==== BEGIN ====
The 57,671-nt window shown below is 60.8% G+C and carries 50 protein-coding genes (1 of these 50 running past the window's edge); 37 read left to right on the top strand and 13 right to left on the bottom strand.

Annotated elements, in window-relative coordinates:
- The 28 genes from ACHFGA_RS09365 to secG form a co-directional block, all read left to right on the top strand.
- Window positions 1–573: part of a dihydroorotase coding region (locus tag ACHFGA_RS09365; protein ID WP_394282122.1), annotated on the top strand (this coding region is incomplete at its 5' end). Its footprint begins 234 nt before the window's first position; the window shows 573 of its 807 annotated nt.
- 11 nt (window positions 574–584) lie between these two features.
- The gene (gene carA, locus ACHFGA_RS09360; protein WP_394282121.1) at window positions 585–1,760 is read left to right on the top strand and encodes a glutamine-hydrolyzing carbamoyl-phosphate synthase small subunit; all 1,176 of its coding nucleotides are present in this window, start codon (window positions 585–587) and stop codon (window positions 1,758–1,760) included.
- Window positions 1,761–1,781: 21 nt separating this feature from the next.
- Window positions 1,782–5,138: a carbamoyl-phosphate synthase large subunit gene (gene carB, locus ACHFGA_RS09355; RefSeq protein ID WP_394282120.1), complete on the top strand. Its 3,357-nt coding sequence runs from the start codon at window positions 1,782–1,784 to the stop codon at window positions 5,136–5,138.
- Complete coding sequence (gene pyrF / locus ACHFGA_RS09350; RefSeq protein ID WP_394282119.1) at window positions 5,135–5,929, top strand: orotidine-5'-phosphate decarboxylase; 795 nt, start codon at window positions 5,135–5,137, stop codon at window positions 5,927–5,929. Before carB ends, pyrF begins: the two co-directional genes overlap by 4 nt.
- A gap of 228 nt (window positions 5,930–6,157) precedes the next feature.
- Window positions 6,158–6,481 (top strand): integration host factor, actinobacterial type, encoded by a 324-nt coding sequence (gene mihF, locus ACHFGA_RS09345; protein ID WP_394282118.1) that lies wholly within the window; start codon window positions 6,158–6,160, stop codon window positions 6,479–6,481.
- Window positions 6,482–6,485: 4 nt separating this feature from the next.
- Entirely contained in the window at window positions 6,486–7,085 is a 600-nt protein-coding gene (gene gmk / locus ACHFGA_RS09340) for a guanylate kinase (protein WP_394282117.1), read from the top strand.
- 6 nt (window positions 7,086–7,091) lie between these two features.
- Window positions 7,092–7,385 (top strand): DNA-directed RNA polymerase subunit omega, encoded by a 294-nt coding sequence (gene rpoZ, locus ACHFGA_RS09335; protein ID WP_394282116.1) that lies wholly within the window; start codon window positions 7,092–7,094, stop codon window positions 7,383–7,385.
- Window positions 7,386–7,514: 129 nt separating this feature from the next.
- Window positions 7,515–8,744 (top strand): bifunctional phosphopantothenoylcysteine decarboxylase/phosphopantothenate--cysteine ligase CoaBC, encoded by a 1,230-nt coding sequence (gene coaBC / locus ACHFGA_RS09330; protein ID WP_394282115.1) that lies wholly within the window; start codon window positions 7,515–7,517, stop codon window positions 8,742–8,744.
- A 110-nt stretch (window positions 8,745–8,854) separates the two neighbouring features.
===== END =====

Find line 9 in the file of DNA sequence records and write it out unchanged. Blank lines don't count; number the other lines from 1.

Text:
- Complete coding sequence (gene pyrF / locus ACHFGA_RS09350; RefSeq protein ID WP_394282119.1) at window positions 5,135–5,929, top strand: orotidine-5'-phosphate decarboxylase; 795 nt, start codon at window positions 5,135–5,137, stop codon at window positions 5,927–5,929. Before carB ends, pyrF begins: the two co-directional genes overlap by 4 nt.